Apple has begun production of a high-end speaker with Siri-based digital assistant technology to compete directly with Amazon’s Alexa-based Echo speakers and the Google Assistant-powered Home speaker, Bloomberg reported Wednesday.
Production is in the early stages, but the device could be unveiled as early as next week at WWDC, Apple’s annual developer conference, according to the report. That would position the company to begin shipping in time for the winter holiday season.
Inventec, which manufactures Apple AirPods, reportedly has landed the deal to build the intelligent speakers, and has begun expanding plant capacity to handle the demand.
Apple aims to position its speaker not only as a digital assistant for the home, but also as a high-end audio device that will compete with Sonos and other leading speaker manufacturers, according to some reports.
Apple already is a dominant player in the digital music arena with its iTunes music and video library.
The device currently in production will have virtual surround sound technology and possibly will include sensors that automatically adjust volume based on the acoustics where the speakers are being used, according to the Bloomberg report.
It also may use the company’s HomeKit, which already works with Siri technology to automate the home, to act as a hub for home appliances, lights and other devices.
Speculation about the launch of a Siri-based speaker has heated up in recent weeks, following last month’s report from KGI Securities analyst Ming Chi Kuo, who said there was a greater than 50 percent chance that Apple would unveil such a device at WWDC, which would give developers time to write new apps for it in time for the holiday shopping season.
Apple had an installed base of 136 million iPhones in use in the U.S. as of March 31, plus another few million iPads and Apple computers. Most of the company’s customers owned more than one Apple product, according to Michael Levin, a partner and analyst at Consumer Intelligence Research Partners.
“It has also created a decent Home software suite that would allow whatever gadget they create to integrate its various hardware products — smartphone, tablet, watch, computers, etc. — into a home control system,” he told the E-Commerce Times. “We expect that over time, at least a few million U.S. users would try out its new service and become a competitor to Amazon Echo and Google Home devices.”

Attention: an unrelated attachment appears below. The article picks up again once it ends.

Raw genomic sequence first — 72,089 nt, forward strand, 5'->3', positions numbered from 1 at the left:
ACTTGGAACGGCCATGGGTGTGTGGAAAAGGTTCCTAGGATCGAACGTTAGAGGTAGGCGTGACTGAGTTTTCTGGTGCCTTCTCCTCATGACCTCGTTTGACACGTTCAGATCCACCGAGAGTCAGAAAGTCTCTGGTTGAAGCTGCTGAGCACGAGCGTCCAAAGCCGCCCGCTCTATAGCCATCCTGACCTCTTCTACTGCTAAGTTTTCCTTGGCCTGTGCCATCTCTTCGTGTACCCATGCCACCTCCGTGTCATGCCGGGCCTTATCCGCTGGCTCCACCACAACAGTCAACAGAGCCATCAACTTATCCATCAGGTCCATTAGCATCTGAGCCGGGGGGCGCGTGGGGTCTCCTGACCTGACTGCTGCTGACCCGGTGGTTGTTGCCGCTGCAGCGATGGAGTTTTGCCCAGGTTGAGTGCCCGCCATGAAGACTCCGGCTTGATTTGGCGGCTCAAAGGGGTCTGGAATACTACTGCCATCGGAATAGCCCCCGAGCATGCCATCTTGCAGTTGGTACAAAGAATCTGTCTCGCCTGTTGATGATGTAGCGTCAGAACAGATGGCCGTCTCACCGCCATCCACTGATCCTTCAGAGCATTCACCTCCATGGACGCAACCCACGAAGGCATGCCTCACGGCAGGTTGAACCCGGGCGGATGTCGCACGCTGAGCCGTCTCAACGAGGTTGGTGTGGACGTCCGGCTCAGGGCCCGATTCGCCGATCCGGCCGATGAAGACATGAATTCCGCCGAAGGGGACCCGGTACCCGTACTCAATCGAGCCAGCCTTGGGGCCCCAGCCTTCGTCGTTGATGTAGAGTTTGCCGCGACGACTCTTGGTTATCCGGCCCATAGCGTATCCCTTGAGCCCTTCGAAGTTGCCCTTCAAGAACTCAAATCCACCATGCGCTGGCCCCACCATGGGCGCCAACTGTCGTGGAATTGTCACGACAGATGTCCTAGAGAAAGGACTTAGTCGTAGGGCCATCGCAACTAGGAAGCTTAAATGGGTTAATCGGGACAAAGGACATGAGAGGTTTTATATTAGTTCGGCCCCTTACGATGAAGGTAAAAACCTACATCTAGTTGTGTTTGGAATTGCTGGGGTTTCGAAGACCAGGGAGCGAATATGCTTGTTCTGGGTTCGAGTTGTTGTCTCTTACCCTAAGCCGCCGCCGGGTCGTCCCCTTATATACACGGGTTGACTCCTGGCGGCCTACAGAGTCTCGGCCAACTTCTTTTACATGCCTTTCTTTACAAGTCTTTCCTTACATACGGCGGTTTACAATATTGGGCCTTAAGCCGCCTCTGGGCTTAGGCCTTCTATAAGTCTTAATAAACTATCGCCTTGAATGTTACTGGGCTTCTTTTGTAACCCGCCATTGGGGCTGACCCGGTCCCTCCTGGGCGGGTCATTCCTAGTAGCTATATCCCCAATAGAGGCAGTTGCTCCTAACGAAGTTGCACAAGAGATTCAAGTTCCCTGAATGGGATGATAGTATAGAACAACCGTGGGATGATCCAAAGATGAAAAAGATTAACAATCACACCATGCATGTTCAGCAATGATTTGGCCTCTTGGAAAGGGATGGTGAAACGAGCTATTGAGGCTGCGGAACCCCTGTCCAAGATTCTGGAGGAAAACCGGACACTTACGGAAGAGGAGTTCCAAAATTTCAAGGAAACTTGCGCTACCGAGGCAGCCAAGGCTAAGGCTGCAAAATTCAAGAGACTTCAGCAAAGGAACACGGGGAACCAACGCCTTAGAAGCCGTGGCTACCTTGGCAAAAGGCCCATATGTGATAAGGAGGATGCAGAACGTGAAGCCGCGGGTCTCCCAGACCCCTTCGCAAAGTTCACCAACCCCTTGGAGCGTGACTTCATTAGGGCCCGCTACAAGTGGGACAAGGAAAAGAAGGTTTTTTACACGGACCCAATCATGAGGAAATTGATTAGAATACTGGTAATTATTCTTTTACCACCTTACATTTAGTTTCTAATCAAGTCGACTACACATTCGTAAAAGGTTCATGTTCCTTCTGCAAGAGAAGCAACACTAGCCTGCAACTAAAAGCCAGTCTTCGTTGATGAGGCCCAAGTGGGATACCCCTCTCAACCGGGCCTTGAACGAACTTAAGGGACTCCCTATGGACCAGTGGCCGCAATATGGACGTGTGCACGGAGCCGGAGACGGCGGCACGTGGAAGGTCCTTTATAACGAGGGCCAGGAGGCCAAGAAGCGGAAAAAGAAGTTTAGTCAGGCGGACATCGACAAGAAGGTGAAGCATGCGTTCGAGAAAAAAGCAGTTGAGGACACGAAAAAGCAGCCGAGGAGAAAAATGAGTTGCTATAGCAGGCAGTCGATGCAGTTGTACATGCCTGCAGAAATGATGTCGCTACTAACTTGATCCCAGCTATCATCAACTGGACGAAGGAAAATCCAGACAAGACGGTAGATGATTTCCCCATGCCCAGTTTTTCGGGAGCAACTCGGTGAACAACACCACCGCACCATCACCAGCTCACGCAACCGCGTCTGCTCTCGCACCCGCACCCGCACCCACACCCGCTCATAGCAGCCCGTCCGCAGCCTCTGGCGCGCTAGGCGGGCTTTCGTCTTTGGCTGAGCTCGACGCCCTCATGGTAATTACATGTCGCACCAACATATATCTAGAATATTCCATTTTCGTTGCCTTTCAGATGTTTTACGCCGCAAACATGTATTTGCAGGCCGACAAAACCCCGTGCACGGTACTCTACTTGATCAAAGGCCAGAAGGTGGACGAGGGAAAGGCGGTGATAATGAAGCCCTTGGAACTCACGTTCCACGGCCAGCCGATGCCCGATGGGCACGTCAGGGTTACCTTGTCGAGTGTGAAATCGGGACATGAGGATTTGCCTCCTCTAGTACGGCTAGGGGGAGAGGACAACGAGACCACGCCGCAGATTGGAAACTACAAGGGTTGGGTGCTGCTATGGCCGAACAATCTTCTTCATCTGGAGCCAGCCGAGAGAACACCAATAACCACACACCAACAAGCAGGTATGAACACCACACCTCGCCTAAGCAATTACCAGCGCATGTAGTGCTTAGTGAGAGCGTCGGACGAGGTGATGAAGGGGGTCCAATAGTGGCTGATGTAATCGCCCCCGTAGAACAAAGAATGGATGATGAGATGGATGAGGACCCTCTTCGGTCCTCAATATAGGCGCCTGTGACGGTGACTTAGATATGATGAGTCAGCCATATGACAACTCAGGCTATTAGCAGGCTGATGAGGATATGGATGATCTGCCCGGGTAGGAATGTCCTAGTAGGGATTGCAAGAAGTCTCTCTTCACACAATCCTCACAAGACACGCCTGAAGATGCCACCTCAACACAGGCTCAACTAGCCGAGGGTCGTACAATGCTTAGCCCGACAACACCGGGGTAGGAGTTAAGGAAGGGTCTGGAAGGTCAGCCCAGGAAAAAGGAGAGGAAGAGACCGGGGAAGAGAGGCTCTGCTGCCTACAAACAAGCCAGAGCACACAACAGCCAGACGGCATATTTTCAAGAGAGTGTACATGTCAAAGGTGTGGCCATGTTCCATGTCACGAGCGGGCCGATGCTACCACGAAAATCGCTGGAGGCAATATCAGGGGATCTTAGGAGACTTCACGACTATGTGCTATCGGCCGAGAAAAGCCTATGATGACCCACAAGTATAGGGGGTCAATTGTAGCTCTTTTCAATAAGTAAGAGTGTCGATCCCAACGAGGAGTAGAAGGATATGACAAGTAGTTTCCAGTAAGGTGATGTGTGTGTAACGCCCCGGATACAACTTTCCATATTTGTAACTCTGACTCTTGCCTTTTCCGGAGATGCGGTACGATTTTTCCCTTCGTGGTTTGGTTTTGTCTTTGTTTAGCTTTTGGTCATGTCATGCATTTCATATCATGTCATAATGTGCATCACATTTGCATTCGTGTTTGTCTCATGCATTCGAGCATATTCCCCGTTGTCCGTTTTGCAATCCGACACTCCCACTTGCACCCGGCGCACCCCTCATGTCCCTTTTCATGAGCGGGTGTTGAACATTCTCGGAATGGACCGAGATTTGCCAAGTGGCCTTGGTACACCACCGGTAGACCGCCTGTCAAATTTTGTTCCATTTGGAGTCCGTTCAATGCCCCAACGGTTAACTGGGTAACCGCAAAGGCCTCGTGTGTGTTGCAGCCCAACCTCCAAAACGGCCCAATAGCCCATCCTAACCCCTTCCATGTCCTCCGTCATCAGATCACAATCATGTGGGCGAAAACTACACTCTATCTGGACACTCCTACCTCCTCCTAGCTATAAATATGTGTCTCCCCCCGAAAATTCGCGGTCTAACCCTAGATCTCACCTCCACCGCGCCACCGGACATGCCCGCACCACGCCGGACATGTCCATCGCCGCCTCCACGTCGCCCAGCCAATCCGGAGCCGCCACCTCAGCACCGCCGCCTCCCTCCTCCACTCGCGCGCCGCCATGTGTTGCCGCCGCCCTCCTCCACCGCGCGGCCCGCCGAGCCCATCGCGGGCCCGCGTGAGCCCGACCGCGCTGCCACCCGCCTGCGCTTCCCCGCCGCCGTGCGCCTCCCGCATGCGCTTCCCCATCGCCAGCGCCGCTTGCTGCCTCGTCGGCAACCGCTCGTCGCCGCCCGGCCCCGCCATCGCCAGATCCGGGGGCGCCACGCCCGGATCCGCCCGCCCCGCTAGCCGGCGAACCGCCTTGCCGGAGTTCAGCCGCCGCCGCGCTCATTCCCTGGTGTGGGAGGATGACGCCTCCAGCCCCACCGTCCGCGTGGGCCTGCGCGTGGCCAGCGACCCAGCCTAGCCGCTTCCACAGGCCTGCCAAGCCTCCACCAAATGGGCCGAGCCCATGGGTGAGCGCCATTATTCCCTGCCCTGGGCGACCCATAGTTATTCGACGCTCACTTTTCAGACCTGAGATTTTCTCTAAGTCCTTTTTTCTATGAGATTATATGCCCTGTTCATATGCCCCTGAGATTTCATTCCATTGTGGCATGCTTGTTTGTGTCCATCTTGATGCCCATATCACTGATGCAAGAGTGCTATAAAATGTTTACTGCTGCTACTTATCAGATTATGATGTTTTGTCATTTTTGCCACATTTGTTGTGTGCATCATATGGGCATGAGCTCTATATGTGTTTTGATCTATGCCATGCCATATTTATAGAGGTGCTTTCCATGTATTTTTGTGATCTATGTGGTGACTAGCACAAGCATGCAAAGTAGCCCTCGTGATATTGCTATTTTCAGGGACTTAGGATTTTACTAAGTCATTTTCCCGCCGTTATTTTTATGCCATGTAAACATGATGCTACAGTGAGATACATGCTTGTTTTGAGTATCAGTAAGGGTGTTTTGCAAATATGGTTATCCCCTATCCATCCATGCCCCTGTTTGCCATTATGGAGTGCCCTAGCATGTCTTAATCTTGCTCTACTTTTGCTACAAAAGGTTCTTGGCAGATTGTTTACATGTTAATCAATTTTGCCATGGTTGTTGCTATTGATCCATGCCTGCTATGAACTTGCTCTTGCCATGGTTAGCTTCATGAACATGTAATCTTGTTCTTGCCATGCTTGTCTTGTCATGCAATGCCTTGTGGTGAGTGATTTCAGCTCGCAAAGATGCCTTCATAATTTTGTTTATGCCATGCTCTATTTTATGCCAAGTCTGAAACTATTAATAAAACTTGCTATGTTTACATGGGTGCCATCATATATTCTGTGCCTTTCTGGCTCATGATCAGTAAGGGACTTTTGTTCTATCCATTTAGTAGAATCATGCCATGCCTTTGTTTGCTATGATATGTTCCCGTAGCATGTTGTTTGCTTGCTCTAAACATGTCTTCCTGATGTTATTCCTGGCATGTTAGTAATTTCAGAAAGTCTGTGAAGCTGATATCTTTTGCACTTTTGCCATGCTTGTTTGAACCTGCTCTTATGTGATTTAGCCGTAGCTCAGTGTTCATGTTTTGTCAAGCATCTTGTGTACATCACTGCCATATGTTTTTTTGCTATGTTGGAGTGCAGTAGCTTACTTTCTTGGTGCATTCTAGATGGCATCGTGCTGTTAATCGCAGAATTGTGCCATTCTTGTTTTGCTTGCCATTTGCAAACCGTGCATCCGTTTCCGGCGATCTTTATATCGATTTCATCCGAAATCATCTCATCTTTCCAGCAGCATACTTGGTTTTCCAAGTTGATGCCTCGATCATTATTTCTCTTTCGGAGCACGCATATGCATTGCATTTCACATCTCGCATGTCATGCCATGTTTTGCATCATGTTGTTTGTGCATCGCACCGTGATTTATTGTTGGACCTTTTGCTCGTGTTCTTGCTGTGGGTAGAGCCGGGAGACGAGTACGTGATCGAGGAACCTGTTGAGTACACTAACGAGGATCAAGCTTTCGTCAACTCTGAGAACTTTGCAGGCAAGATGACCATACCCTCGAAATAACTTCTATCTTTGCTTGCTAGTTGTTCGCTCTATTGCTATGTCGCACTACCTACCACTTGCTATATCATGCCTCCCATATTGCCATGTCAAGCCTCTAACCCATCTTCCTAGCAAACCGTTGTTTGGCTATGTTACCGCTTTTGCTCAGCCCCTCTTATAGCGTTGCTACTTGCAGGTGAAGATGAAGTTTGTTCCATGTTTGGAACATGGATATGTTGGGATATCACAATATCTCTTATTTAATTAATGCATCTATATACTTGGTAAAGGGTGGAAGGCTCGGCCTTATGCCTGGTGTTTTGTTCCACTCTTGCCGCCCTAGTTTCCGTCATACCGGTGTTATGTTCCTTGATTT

Apple TV Groundwork
Apple currently has some of same type of capability found in smart speakers built into its Apple TV box, noted Michael Jude, a research manager at Stratecast/Frost & Sullivan.
“This would likely be an adjunct device that would network to the existing Apple Home capabilities,” he told the E-Commerce Times.
“Apple has been angling towards a connected home capability for some time,” Jude remarked.
“Apple TV was sort of the opening salvo, but had a hard time getting traction because of its dependence on resolving content ownership issues,” he explained.
The rumored Siri-powered speaker “will extend Apple’s capabilities, but will still be a less capable offering than Amazon’s since it will lack the retail connections that Amazon can deliver,” Jude said. “It will, however, put it at parity with Google — perhaps ahead a little, since it will deliver iTunes and other content sources.
Third Parties Key
The strength of the Apple brand alone would provide the company with a competitive advantage with fans of the company, noted Jim McGregor, principal analyst at Tirias Research.
However, unless the company were willing to open the platform up to third-party developers and hardware providers, it would lag Amazon and Google, he pointed out.
“While being first to market with a home speaker device — the Echo — was a plus for Amazon, its real success is coming from all the third-parties that are looking at using Alexa on everything from smoke detectors to cars,” McGregor told the E-Commerce Times.
“Amazon also has a vast music library, book library and other retail ties to customers,” he pointed out. “I would not bet against Amazon.”
Apple’s move comes at a time when the core iPhone market has begun to mature. At the same time, Amazon and Google have taken a big bite out of the red hot digital assistant market.
The Echo has propelled Amazon to record revenue and profits over the last couple of years, spinning off an entire new ecosystem of products that use its Alexa-based digital assistant technology.
Google launched its own ecosystem of products and services anchored by the Google Assistant-powered Home speaker. It has a treasure trove of consumer search data and natural language capabilities to drive the use of Android-based mobile phones and other products based on its advanced development of machine learning and artificial intelligence.